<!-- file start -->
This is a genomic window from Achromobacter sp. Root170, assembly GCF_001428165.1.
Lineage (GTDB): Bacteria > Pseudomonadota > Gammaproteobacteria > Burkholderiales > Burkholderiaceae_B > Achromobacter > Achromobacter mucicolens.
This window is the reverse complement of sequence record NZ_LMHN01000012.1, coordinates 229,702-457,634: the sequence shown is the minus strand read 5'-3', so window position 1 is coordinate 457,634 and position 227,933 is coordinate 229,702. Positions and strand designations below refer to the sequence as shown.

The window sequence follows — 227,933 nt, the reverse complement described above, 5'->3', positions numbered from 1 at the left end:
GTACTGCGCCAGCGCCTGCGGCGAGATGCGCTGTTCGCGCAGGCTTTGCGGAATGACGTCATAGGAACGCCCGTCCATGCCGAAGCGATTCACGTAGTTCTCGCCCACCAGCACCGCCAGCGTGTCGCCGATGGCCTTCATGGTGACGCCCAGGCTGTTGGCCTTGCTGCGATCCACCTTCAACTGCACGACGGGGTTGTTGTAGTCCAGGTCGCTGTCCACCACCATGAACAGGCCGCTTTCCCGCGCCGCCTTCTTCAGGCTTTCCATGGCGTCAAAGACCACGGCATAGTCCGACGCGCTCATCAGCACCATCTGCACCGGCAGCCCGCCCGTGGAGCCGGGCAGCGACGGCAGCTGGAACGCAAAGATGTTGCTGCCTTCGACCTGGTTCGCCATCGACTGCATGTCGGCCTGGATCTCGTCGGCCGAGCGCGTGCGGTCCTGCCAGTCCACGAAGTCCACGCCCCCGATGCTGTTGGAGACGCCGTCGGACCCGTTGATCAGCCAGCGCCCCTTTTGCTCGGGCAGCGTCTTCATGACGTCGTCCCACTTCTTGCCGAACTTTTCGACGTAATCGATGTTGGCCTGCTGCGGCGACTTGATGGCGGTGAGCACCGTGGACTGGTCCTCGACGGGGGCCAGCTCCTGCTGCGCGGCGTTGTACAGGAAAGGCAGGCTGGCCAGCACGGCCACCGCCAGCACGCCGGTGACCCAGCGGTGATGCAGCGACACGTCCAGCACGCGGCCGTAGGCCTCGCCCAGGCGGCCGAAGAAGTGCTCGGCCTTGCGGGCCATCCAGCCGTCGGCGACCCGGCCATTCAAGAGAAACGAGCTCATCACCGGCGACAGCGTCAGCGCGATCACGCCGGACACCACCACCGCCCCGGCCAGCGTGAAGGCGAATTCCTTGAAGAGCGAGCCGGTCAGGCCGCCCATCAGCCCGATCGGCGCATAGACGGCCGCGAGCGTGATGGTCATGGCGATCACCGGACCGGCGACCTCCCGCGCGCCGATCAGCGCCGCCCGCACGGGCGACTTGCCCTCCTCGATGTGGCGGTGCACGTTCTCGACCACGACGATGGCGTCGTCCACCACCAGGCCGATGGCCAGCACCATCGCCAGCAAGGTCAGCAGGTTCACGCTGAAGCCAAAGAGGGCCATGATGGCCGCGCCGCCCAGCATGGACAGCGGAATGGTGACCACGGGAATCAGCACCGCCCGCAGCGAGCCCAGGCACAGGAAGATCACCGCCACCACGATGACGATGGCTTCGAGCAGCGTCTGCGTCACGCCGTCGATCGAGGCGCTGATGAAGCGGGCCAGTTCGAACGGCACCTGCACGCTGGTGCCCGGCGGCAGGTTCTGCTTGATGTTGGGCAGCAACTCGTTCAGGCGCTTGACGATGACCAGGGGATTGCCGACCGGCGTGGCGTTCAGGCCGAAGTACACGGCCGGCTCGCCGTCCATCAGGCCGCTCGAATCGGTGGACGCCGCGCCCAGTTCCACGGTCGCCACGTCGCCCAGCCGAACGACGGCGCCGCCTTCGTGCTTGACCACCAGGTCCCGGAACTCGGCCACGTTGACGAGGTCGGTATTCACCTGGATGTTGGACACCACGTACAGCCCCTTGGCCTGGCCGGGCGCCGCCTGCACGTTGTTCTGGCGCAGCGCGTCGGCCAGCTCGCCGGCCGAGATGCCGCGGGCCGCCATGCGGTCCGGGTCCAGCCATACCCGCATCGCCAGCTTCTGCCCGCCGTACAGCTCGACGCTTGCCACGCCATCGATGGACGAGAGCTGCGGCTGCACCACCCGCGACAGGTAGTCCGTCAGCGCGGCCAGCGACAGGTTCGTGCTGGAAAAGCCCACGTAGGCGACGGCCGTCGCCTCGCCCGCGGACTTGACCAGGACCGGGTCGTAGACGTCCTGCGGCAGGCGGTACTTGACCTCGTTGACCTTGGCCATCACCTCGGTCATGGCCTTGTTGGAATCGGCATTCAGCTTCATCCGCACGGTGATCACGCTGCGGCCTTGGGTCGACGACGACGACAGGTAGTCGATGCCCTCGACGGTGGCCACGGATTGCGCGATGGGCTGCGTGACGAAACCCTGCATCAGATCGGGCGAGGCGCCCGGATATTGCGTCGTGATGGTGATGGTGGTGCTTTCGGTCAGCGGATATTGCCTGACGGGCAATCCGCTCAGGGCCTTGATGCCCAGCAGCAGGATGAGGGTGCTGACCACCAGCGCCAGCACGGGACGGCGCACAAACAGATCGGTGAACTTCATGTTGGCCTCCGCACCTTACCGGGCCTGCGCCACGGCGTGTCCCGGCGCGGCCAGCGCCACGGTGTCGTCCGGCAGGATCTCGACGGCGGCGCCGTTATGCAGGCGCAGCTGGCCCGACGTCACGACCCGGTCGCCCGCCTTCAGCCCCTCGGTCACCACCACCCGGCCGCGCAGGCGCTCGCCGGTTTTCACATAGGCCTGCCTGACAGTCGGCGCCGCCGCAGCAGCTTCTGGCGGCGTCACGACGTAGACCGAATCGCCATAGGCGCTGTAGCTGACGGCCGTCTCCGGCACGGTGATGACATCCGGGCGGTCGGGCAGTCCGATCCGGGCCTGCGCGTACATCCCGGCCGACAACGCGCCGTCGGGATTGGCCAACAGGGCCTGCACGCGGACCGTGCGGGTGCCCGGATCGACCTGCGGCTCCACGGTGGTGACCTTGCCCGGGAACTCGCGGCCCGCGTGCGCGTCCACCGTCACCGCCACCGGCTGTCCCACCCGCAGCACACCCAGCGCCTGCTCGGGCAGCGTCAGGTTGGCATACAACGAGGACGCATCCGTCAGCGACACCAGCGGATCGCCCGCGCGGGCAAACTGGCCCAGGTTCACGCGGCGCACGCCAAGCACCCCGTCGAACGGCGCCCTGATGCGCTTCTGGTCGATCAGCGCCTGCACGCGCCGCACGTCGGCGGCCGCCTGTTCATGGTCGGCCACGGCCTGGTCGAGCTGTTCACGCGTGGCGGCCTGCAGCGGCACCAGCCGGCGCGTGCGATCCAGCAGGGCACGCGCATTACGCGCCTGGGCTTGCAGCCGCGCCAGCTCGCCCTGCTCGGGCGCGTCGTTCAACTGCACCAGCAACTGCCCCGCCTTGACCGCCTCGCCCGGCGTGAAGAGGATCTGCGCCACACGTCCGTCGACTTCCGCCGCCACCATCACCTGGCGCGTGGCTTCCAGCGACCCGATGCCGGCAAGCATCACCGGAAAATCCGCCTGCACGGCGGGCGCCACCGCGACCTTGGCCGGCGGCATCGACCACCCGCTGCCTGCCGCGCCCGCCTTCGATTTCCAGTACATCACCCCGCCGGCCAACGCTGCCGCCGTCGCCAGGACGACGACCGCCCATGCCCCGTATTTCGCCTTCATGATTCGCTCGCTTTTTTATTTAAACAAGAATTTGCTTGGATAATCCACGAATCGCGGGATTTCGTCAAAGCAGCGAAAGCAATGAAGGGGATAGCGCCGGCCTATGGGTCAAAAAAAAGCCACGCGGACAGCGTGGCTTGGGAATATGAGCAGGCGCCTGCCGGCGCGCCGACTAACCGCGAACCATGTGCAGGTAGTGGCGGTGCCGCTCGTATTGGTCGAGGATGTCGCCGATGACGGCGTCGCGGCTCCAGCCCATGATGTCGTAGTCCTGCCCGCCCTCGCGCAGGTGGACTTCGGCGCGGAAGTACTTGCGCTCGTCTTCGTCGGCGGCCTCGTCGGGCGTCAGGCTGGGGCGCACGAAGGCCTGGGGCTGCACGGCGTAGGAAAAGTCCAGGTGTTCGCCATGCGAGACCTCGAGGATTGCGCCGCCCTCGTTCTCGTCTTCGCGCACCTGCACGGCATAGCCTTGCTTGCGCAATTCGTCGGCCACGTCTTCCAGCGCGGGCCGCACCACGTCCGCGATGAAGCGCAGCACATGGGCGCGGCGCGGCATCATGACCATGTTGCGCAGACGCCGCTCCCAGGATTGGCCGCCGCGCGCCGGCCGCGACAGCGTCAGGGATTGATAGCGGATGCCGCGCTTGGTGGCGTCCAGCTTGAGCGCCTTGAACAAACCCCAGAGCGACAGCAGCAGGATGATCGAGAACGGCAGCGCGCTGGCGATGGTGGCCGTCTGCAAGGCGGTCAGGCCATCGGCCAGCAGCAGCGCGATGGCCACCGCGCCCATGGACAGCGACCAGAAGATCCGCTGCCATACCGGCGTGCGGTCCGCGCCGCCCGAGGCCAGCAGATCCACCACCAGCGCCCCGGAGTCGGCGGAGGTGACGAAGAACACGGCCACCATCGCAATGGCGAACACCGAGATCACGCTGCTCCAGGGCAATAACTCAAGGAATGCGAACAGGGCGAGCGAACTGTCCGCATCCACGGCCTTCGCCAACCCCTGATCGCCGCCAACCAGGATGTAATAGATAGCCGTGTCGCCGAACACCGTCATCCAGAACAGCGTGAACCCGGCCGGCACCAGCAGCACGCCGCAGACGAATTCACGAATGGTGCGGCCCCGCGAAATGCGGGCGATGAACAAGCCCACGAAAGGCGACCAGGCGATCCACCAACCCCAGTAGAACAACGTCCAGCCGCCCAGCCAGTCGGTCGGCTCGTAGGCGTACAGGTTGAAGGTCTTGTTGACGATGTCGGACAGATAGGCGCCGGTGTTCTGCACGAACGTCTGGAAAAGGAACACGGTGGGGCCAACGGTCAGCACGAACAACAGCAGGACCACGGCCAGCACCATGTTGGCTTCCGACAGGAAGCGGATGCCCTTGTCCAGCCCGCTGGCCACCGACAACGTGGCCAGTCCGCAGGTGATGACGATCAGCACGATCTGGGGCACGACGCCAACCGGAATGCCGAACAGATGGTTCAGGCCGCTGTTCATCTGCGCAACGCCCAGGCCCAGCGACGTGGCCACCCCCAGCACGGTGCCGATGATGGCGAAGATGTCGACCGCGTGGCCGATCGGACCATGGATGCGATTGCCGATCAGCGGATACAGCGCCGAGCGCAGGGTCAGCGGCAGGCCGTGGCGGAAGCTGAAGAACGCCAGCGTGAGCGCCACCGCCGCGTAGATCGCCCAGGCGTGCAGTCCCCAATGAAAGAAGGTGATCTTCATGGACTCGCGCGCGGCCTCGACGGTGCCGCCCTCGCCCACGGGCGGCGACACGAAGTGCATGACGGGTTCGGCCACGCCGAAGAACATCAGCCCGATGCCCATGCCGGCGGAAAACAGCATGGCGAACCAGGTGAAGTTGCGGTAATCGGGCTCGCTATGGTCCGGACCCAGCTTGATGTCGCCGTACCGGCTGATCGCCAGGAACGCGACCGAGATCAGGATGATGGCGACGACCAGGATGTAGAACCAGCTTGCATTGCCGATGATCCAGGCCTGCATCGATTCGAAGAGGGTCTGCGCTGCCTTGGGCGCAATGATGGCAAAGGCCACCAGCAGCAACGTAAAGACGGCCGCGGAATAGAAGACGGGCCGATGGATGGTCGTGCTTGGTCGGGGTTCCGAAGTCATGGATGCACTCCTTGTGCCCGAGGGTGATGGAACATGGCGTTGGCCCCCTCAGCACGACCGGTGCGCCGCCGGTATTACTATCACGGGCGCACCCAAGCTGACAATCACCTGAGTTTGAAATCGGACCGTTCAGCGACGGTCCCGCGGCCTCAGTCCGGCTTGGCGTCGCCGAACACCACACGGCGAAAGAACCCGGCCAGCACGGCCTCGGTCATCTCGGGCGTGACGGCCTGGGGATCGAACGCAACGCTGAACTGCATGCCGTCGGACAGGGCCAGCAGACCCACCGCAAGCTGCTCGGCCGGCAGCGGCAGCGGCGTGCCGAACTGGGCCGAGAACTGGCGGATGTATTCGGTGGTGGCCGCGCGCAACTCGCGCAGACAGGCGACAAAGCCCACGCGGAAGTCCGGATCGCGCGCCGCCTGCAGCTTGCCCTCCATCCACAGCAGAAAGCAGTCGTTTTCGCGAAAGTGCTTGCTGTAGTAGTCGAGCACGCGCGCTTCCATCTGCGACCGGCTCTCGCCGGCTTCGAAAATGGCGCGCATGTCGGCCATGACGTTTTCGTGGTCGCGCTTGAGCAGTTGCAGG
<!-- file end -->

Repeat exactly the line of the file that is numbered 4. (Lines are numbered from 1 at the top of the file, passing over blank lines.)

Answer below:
The window sequence follows — 227,933 nt, the reverse complement described above, 5'->3', positions numbered from 1 at the left end: